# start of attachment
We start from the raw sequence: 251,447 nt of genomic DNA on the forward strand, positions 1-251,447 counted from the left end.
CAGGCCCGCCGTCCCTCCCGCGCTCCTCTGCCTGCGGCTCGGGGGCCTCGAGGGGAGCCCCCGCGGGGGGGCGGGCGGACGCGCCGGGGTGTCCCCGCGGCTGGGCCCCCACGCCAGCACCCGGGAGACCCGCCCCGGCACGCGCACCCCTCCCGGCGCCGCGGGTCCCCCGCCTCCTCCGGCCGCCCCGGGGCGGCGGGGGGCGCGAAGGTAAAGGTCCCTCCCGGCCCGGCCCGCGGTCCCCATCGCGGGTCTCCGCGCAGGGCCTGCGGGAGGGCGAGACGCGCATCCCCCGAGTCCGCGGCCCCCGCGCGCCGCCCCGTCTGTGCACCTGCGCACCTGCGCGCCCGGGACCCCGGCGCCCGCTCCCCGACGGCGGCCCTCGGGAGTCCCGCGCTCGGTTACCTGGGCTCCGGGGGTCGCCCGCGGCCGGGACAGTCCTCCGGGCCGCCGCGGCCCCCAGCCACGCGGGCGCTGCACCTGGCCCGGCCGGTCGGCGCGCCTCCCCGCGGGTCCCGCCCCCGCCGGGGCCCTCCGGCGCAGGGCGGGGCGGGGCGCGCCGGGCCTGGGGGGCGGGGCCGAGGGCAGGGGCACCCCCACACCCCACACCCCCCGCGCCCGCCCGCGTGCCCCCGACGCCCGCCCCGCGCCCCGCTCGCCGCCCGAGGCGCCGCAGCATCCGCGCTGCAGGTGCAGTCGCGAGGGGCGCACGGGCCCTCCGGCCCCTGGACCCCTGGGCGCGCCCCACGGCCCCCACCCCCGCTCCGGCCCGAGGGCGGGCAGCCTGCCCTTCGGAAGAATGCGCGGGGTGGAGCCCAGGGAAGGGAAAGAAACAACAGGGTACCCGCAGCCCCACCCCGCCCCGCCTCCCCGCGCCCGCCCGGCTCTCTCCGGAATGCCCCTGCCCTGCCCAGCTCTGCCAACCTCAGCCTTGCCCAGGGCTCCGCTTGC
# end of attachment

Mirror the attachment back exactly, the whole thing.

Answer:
We start from the raw sequence: 251,447 nt of genomic DNA on the forward strand, positions 1-251,447 counted from the left end.
CAGGCCCGCCGTCCCTCCCGCGCTCCTCTGCCTGCGGCTCGGGGGCCTCGAGGGGAGCCCCCGCGGGGGGGCGGGCGGACGCGCCGGGGTGTCCCCGCGGCTGGGCCCCCACGCCAGCACCCGGGAGACCCGCCCCGGCACGCGCACCCCTCCCGGCGCCGCGGGTCCCCCGCCTCCTCCGGCCGCCCCGGGGCGGCGGGGGGCGCGAAGGTAAAGGTCCCTCCCGGCCCGGCCCGCGGTCCCCATCGCGGGTCTCCGCGCAGGGCCTGCGGGAGGGCGAGACGCGCATCCCCCGAGTCCGCGGCCCCCGCGCGCCGCCCCGTCTGTGCACCTGCGCACCTGCGCGCCCGGGACCCCGGCGCCCGCTCCCCGACGGCGGCCCTCGGGAGTCCCGCGCTCGGTTACCTGGGCTCCGGGGGTCGCCCGCGGCCGGGACAGTCCTCCGGGCCGCCGCGGCCCCCAGCCACGCGGGCGCTGCACCTGGCCCGGCCGGTCGGCGCGCCTCCCCGCGGGTCCCGCCCCCGCCGGGGCCCTCCGGCGCAGGGCGGGGCGGGGCGCGCCGGGCCTGGGGGGCGGGGCCGAGGGCAGGGGCACCCCCACACCCCACACCCCCCGCGCCCGCCCGCGTGCCCCCGACGCCCGCCCCGCGCCCCGCTCGCCGCCCGAGGCGCCGCAGCATCCGCGCTGCAGGTGCAGTCGCGAGGGGCGCACGGGCCCTCCGGCCCCTGGACCCCTGGGCGCGCCCCACGGCCCCCACCCCCGCTCCGGCCCGAGGGCGGGCAGCCTGCCCTTCGGAAGAATGCGCGGGGTGGAGCCCAGGGAAGGGAAAGAAACAACAGGGTACCCGCAGCCCCACCCCGCCCCGCCTCCCCGCGCCCGCCCGGCTCTCTCCGGAATGCCCCTGCCCTGCCCAGCTCTGCCAACCTCAGCCTTGCCCAGGGCTCCGCTTGC